Photo by Freekorps.

How you do feel about your reputation as an indie-rock paragon?
It sort of depends on the connotation. If you’re saying that I am somehow the king of a very small and insignificant kingdom, well, then, I think that sort of dismissive perception of it warrants equally dismissive disdain from me, like ‘What the hell do I care what anybody thinks of me?’ If what you’re saying is that there is an artistically pure and honourable way to conduct yourself and I’m trying to behave in that manner, well, I would say, ‘Well sure, you’re right, that’s what I’m trying to do. I’m trying to be an honourable person in a game that encourages people to be dishonourable.’

How do you manage to maintain that state after so many years? Is it not tempting to take some bigger paycheques, if only to make things a little easier for yourself financially?
It’s never been demonstrated to me that there’s any advantage to going for the short-term money. Everyone that I see that does that suffers for it.

In what sense?
Well, for example, when I see bands go for what appears at the moment to be the brass ring; where they get a wedge of money for doing some sad corporate thing, like signing to a record label for what appears to be a lucrative advance. Every time somebody does something like that, if you follow their trajectory over time, they end up getting punished. Their fan base disappears, their sales dwindle, eventually they cease to satisfy whoever it is they’ve gotten into bed with and then the relationship goes sour and the band disappears. Whereas bands and people who maintain a way of doing things that’s true to their ethical perception of how people should behave, those people last forever. They stick around for a long time. I’ve been making records for almost 20 years.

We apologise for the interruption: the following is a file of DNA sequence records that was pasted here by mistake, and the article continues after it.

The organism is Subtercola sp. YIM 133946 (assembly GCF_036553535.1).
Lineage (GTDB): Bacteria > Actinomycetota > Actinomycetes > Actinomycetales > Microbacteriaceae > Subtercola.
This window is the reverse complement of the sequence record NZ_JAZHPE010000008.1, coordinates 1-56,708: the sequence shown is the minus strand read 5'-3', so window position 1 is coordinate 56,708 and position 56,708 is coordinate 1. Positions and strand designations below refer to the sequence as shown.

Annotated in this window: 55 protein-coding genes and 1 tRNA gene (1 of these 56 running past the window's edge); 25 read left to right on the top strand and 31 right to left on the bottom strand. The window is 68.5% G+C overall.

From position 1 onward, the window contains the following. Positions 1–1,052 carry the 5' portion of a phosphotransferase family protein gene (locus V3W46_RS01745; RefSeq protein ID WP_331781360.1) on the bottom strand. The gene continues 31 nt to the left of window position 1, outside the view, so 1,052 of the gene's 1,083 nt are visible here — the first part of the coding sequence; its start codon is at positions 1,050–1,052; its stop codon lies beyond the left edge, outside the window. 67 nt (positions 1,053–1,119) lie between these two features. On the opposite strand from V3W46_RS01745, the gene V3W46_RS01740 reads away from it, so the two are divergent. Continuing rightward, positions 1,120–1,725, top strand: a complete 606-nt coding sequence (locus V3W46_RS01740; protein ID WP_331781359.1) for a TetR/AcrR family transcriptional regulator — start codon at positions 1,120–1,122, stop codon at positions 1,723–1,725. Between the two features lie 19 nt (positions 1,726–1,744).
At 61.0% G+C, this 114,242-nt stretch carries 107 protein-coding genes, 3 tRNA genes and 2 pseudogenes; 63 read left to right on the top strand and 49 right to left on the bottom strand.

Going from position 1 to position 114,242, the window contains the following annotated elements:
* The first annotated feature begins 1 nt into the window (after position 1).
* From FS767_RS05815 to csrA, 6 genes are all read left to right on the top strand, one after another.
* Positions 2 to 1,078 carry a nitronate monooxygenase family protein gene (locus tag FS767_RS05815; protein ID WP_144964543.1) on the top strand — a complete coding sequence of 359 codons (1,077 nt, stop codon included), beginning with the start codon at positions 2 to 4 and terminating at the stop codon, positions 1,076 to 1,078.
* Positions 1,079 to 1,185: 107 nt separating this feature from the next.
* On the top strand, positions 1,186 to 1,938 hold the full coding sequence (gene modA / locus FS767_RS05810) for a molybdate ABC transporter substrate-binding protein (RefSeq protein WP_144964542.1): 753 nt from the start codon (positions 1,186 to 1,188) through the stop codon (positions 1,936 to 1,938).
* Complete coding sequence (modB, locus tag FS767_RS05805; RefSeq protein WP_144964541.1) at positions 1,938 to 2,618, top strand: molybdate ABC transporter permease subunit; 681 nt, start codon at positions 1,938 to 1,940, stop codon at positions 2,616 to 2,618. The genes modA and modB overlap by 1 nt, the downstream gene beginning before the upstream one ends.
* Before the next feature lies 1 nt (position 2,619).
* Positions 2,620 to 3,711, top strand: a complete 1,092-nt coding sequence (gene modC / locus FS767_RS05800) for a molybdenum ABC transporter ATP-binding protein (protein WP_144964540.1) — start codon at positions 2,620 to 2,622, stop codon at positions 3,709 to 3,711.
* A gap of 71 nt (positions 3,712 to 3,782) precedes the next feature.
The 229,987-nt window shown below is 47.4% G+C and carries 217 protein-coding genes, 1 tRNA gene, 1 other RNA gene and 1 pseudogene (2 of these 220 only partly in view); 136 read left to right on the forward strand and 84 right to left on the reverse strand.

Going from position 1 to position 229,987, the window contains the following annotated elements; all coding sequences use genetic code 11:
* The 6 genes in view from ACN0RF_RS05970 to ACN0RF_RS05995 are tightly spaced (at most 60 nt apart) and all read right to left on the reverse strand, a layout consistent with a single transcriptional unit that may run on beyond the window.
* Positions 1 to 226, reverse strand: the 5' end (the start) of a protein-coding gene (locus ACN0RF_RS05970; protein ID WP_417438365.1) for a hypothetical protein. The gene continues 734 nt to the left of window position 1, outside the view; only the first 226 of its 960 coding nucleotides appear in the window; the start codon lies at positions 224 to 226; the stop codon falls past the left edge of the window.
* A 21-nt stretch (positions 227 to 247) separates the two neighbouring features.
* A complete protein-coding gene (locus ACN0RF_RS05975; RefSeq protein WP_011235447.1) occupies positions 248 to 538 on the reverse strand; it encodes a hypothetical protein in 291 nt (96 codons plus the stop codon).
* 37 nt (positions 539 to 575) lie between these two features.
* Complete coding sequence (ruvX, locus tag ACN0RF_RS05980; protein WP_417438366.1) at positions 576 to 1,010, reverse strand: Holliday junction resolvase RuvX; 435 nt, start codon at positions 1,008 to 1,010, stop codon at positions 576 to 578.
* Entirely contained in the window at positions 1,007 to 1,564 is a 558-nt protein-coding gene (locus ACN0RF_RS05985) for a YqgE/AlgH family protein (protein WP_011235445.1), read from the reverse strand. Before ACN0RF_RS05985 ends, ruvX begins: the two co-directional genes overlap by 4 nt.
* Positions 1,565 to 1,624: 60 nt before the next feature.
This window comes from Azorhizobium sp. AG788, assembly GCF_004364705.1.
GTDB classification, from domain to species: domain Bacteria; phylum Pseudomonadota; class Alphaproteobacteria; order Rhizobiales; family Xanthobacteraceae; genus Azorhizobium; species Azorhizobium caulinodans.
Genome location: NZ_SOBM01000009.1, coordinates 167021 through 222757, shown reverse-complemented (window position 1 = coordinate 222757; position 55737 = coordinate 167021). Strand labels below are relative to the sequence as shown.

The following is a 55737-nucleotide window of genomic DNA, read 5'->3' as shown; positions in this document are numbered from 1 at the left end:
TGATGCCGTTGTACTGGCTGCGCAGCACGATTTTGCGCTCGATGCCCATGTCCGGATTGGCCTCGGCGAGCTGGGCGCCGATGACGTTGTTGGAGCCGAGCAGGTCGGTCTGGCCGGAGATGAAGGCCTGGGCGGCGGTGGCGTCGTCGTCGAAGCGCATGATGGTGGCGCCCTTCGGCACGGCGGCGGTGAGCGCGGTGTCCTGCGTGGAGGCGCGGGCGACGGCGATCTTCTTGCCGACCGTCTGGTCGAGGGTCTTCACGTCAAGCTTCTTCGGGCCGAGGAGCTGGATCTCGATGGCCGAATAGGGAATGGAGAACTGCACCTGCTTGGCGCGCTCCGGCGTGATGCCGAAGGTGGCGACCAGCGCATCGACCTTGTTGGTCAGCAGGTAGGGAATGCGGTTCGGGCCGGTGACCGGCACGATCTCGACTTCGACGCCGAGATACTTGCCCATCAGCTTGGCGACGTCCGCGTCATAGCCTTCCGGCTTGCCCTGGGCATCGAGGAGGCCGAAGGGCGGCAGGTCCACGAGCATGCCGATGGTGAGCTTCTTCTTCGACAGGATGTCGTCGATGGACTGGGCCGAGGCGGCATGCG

So it’s honour, but it’s also good business sense?
It’s more a matter of self-preservation. At every turn, there’s somebody who wants a piece of you. It doesn’t matter what you’re doing in this life; at every turn, there’s someone who will offer you something for a piece of you. And if you take the something and give up the piece, you have to do it knowing full well that those offers aren’t being made blindly. The guy is getting more than he is giving, that’s why he’s making the offer. And eventually, people whittle themselves down to the point where they have a subsistence-level existence and the rest of the machinery is siphoning from them money and integrity and work and they can no longer enjoy their own lifestyle, their own career, because they’re doing it for other people.

I would think at your level of experience, you would have enough opportunities that would satisfy you creatively and pay you enough without selling out, so that you wouldn’t have to work seven days a week on so many small jobs.